Error

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What is error? How should it be defined?

Scientists, historians, and philosophers customarily speak of scientific errors. When doing so, they may be referring to error in an absolute sense as judged by the standards of our current knowledge. For example, the claim that the earth is stationary at the center of the universe is now regarded as an error.1 However, they may also be referring to some criterion of error related to the historical agent at the time. It is therefore important to have a proper definition of the term, and the meaning intended.

In the scientonomic context, this term was first used by Paul Patton and Sarah Machado-Marques in 2019. The term is currently accepted by Scientonomy community.

In Scientonomy, the accepted definition of the term is:

  • An epistemic agent is said to commit an error if the agent accepts a theory that should not have been accepted given that agent’s employed method.

Scientonomic History

Acceptance Record

Here is the complete acceptance record of this term (it includes all the instances when the term was accepted as a part of a community's taxonomy):
CommunityAccepted FromAcceptance IndicatorsStill AcceptedAccepted UntilRejection Indicators
Scientonomy1 August 2021This is when Machado-Marques and Patton's Scientific Error and Error Handling that offered a definition of the term was published. This is a good indication that the question of how the term is to be defined is considered legitimate by the community.Yes

All Theories

The following definitions of the term have been suggested:
TheoryFormulationFormulated In
Error (Machado-Marques-Patton-2021)An epistemic agent is said to commit an error if the agent accepts a theory that should not have been accepted given that agent’s employed method.2021
If a definition of this term is missing, please click here to add it.

Accepted Theories

The following definitions of the term have been accepted:
CommunityTheoryAccepted FromAccepted Until
ScientonomyError (Machado-Marques-Patton-2021)8 October 2021

Suggested Modifications

Here is a list of modifications concerning this term:
Modification Community Date Suggested Summary Date Assessed Verdict Verdict Rationale
Sciento-2021-0003 Scientonomy 1 August 2021 Accept the definition of error, stating that an epistemic agent is said to commit an error if the agent accepts a theory that should not have been accepted given that agent’s employed method. 8 October 2021 Accepted It was agreed that the definition "succeeds in capturing the gist of the notion by explicitly stating that an error is always relative to an epistemic agent and to that agent's employed method".c1 c2 The importance of the concept of error for the Tree of Knowledge project was also noted. Specifically, it was argued that "we must be able to differentiate between those theories which were accepted in accordance with an agent’s employed method and those which were not" so that we can better understand the reasoning underlying individual transitions.c3 Finally, it was suggested that a further distinction between “instances of honest error and misconduct” might be worth pursuing.c4

Current Definition

In Scientonomy, the accepted definition of the term is Error (Machado-Marques-Patton-2021).

Error (Machado-Marques-Patton-2021) states: "An epistemic agent is said to commit an error if the agent accepts a theory that should not have been accepted given that agent’s employed method."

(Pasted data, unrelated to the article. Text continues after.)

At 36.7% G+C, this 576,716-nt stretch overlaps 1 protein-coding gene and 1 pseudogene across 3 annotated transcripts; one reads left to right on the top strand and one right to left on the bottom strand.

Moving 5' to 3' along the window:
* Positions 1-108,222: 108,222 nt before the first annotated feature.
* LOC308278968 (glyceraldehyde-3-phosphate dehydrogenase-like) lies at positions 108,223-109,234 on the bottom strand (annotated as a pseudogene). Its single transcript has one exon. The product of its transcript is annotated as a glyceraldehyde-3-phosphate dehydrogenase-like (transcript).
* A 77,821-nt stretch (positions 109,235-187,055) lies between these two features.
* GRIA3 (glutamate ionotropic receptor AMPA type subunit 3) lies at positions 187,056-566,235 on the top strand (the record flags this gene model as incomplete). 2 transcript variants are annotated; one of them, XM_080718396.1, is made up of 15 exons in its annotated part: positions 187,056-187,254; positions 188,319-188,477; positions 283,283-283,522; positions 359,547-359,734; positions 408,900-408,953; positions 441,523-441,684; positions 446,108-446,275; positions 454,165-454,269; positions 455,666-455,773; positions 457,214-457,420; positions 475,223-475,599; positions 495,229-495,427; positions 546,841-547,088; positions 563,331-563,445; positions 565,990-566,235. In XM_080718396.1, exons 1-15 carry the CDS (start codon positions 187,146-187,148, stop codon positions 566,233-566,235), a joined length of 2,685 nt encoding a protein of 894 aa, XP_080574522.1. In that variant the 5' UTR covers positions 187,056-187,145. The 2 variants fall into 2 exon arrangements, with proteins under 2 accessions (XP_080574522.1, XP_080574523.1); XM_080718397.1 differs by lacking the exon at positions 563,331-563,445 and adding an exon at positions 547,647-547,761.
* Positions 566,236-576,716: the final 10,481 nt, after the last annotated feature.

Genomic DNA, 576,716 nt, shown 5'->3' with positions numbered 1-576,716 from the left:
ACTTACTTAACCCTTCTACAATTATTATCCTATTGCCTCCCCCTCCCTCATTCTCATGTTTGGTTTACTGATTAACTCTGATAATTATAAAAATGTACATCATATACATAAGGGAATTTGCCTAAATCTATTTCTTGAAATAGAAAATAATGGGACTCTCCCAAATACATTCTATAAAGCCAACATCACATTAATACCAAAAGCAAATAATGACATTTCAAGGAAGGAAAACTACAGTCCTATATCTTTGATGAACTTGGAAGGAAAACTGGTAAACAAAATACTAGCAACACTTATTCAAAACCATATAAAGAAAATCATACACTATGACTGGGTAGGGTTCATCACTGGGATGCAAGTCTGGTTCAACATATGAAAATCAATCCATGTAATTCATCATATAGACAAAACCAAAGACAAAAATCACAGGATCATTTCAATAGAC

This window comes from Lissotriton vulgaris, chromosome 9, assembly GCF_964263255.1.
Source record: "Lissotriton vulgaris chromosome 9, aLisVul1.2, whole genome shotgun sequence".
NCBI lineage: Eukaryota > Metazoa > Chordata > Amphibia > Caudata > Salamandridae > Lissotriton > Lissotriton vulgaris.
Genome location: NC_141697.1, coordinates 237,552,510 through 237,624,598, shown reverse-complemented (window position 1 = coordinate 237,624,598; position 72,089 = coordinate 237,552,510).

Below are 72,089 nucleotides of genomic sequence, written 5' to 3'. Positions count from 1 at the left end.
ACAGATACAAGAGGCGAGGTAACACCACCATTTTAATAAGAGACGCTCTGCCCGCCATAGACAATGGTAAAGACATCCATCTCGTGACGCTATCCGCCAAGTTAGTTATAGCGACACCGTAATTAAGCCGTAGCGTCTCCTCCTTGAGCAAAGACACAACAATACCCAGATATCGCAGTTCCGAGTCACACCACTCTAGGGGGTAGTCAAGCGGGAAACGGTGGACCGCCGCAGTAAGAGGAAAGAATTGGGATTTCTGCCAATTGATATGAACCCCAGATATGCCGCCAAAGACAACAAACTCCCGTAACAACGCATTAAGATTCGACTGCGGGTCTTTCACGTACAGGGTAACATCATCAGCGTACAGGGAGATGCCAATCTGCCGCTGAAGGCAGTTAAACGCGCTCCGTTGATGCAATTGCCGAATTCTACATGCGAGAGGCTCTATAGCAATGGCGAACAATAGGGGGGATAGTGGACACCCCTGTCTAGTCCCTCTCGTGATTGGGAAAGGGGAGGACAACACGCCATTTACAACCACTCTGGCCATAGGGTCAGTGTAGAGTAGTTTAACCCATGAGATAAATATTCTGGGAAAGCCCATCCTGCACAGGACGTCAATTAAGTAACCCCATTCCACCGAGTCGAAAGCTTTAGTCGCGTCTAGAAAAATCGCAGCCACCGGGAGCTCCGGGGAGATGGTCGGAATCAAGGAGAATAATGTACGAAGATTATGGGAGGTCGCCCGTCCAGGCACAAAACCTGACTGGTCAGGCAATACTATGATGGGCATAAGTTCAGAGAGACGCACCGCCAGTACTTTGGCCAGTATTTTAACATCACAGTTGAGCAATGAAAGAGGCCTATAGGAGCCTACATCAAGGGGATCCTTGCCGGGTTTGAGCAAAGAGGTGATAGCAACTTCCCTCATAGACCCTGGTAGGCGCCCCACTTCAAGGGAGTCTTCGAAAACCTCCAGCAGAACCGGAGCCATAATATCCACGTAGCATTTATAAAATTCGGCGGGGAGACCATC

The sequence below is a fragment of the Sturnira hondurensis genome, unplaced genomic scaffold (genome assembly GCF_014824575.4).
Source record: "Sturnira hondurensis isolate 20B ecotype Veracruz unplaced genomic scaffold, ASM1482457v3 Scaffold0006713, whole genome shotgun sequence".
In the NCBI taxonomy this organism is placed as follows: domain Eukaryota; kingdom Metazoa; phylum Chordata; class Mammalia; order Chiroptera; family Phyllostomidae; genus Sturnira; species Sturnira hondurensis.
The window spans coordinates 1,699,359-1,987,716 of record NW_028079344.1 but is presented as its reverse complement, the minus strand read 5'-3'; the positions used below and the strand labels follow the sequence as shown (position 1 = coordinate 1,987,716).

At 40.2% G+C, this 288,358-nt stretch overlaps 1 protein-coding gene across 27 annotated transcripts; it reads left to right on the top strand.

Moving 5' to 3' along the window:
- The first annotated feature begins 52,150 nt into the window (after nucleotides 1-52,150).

Error (Machado-Marques-Patton-2021).png

There are several different senses in which one might take the concept of scientific error. One is the absolute sense where some epsitmeic stances of actions of epistemic agents are are evaluated as erroneous from the present-day perspective. For instance, from our present perspective, we might judge the claim that the earth is stationary at the center of the universe as an error.1 However, as Machado-Marques and Patton argue, the sense of error that scientonomy should be interested in is not this absolute sense of error, but instead the local sense. Their definition takes the perspective of historical epistemic agents and qualifies an instance of theory acceptance as erroneous if the acceptance shouldn't have taken place given the agent's employed method.2 In this local sense, when a theory is erroneously accepted, the agent believes that it has satisfied the requirements of their employed method when, in fact, it has not. Such errors may be due to honest mistakes by the epistemic agent, or due to misconduct.2

Ontology

Existence

In Scientonomy, it is currently accepted that "There is such a thing as an error."

Subtypes

No classes are currently accepted as subtypes of an error.

Supertypes

No classes are currently accepted as supertypes of an error.

Associations

No associations of an error are currently accepted.

Disjointness

In Scientonomy, no classes are currently accepted as disjoint with Error.

If a question concerning the ontology of an error is missing, please add it here.

Dynamics

Mechanism of Error Rejection

In Scientonomy, the accepted answer to the question is:

  • The handling of instances of scientific error is consistent with the theory rejection theorem; it involves a replacement of an erroneously accepted theory either with a first- or second-order proposition.


If a question concerning the dynamics of an error is missing, please add it here.


Related Topics

This term is also related to the following topic(s):

References

  1. a b  Allchin, Douglas. (2001) The Epistemology of error. unpublished manuscript. Retrieved from http://douglasallchin.net/papers/epist'of.pdf..
  2. a b  Machado-Marques, Sarah and Patton, Paul. (2021) Scientific Error and Error Handling. Scientonomy 4, 21-39. Retrieved from https://scientojournal.com/index.php/scientonomy/article/view/37121.